Oh, and a big *FUCK YOU* to whoever slipped that Prisoner reference in there! People will not be debating Lost 45 years from now. You lame-ass posers are not in that league, and you never will be.
_________________________
"The trouble with being a ghost writer or artist is that you must remain anonymous without credit.
If one wants the credit, one has to cease being a ghost and become a leader or innovator."
— Bob Kane

Top
#572157 - 05/24/10 04:35 AM Re: LOST: Anyone here still watching? [Re: Allen Montgomery]
Charles Reece Offline
Member

Registered: 08/18/99
Posts: 10013
Loc: us of fuckin' a
I agree about the effects and production value. They've always been terrible, but given how much time was spent moving sacred corks around and what not, they were really problematic in the finale.

I think rather than religious afterlife, one reading of the ending is that it's sort of a Riverworld.

Another possible reading, which I prefer (right now) is that the whole sideways timeline was just Jack's pleasant dream at the end. The whole show wasn't a dream, just the alternate reality.

So you've got a faith vs. reason kind of breakdown at the end. I think I like that part of it. I'll be curious to see the 3 alternate endings that I missed. But, yeah, there were a lot of weak moments in the thing (just like the 6th season overall).
_________________________
The Gospel, wherein much Truth is written.

Top
#572158 - 05/24/10 04:42 AM Re: LOST: Anyone here still watching? [Re: Allen Montgomery]
RANDY Offline
Member

Registered: 05/12/00
Posts: 2343
Loc: U.S.A.
This is directed at Allen and not Charles who managed to sneak in there while I was writing my post. First off, the Island was not the afterlife. Tonight’s episode made it clear that events that happened on or off the Island happened and when a character died on or off the Island they went to the "sideways" universe which served as a sort of way station where characters gathered until they were ready to cross over to whatever existence waited for them behind the light. If you want to call that the afterlife then so be it but the island wasn't it. When Sawyer, Kate, Claire, Frank, Richard and Miles flew away in the Aljira plane they presumably went onto to live for a great many more years. That's probably why Kate told Jack that she had missed him so much. And from what Hurley and Ben said to each other outside of the church they probably wound up spending decades and decades protecting the island before they gave up the ghost.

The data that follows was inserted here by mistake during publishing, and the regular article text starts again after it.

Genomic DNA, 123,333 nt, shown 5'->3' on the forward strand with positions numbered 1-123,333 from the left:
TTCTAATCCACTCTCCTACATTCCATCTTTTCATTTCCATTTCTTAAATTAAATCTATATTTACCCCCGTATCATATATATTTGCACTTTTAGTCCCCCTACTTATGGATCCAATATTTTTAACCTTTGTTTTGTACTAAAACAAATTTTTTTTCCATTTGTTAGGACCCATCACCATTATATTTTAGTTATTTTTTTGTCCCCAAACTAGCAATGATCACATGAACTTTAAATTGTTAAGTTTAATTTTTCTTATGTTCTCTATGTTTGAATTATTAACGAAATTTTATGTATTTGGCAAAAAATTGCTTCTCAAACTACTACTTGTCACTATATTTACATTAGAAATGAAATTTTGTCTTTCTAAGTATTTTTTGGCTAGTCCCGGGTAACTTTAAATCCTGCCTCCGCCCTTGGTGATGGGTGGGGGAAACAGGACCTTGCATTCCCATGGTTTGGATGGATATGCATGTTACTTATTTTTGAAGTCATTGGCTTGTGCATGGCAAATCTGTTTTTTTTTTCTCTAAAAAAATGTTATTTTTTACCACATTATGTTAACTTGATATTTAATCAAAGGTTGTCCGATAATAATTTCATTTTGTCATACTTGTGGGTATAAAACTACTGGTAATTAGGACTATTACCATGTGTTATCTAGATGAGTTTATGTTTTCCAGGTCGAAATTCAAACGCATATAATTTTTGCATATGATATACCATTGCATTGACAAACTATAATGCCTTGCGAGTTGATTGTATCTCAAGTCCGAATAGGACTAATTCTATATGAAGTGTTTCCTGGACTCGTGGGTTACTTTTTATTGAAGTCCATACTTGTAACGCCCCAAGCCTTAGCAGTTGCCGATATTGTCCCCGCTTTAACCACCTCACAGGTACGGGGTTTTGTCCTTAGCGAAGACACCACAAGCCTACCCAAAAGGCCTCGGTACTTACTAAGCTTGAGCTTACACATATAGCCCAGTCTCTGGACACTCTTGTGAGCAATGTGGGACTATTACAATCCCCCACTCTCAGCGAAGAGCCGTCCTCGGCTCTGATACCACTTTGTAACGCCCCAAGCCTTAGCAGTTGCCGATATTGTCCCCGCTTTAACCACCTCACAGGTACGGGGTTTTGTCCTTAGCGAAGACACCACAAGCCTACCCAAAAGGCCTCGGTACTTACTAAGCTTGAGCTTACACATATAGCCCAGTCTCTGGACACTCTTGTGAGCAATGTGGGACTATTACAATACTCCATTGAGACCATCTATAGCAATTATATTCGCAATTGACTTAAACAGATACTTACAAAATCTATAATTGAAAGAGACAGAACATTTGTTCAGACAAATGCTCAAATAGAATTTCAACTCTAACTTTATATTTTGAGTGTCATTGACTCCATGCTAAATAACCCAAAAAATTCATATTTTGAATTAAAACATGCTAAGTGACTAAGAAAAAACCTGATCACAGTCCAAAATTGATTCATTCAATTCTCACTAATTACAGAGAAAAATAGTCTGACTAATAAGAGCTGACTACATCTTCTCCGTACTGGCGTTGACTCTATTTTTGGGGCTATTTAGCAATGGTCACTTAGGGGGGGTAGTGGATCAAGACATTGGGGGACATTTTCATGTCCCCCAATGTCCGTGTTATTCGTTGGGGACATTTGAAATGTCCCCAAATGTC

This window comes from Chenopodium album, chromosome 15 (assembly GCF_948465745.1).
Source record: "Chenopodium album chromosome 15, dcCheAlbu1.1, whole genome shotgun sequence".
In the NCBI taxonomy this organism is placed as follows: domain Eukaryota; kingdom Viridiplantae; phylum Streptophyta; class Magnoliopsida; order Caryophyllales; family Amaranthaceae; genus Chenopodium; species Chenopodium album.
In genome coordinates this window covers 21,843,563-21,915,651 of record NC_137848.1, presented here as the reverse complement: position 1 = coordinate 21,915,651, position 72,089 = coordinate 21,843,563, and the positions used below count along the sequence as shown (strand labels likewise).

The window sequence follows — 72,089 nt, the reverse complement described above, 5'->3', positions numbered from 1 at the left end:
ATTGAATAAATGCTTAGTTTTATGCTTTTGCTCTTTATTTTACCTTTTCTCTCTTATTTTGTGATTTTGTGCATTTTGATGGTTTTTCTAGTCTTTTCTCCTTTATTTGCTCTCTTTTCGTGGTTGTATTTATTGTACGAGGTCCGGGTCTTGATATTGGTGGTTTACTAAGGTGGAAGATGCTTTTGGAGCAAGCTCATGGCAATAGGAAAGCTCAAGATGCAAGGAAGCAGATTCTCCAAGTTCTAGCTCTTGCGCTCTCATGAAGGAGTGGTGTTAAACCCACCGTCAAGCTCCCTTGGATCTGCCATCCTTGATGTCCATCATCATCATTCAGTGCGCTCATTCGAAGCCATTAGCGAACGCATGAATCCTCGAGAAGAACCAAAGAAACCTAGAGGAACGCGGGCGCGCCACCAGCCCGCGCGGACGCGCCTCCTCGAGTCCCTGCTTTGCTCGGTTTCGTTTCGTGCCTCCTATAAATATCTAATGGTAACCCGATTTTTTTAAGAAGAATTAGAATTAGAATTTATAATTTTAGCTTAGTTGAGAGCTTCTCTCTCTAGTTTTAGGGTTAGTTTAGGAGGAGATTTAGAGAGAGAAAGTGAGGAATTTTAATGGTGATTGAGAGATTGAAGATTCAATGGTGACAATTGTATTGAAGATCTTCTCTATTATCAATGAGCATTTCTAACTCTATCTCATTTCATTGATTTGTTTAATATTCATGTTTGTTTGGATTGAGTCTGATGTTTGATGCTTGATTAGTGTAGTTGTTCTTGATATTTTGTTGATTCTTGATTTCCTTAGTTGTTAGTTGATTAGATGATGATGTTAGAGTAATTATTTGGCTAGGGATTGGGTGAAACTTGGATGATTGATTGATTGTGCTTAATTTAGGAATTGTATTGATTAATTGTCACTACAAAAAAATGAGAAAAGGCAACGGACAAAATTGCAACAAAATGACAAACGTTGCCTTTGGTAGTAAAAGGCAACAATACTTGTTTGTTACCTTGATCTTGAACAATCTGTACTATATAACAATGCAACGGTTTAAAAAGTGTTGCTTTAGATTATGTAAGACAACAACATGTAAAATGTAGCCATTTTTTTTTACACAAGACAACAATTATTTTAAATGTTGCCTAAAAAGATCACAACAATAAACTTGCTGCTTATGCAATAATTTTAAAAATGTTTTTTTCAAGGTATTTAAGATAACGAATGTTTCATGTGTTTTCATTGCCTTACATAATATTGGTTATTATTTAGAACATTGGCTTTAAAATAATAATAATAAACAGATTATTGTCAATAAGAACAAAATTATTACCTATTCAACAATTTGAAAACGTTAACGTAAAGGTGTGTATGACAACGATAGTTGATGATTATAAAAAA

As far as the music goes it’s obviously a matter of personal taste but I’ve always found the music on Lost to very evocative and perfectly suited to the series. And besides composer Michael Giacchino didn’t win all of those Oscar, Emmy and Grammy awards for nothing. And I’m sorry but it’s a little late to complain about the Prisoner reference since they’ve been inserting Prisoner references ever since the second season. I will agree with you about the length of the commercial breaks but to bust Lost and ABC’s chops about it when all of the other broadcast and cable networks are guilty of the same thing is a little silly. Have you tried to watch anything on AMC lately? You can practically go to McDonalds and back during one of their breaks.

Whether or not people will be debating Lost in the years to come is something that I’m willing to leave to the future where it belongs. As far as the ending goes I have to admit that I liked it with the exception of a couple of minor reservations that didn’t really mar the conclusion. I’m actually reminded of what Stephen king said to those fans who didn’t like the way he concluded his final “Dark Tower” book. He told them that they may not have liked the ending but it was only one that he had.


Edited by RANDY (05/24/10 04:48 AM)

Top
#572165 - 05/24/10 10:41 AM Re: LOST: Anyone here still watching? [Re: Allen Montgomery]
Lawson Offline
Member

Registered: 11/11/02
Posts: 11978
Loc: Lexington, Ky.
Originally Posted By: Allen Montgomery
WWhich doesn't make much sense, considering how many commercials the show had. Five minutes of show, six minutes of commercials, etc.


Heh!

I had never watched "Lost" before, but out of curiosity last night, I kept flipping to ABC to check out the final episode that everyone was yammering about.

In a 90-minute period, I flipped over a half-dozen times at random from public television.

Every single time, I got a commercial, and then another commercial, and then I shrugged and went back to public television.

If there was an actual program buried in the commercials, it was very well hidden!

Top
#572169 - 05/24/10 11:20 AM Re: LOST: Anyone here still watching? [Re: Lawson]
Charles Reece Offline
Member

Registered: 08/18/99
Posts: 10013
Loc: us of fuckin' a
I went to a friend's house and watched it on TiVo, so I didn't have to sit through the commercials. The show was around 1 hour and 45 minutes without them.
_________________________
The Gospel, wherein much Truth is written.

Top
#572170 - 05/24/10 11:27 AM Re: LOST: Anyone here still watching? [Re: Charles Reece]
Charles Reece Offline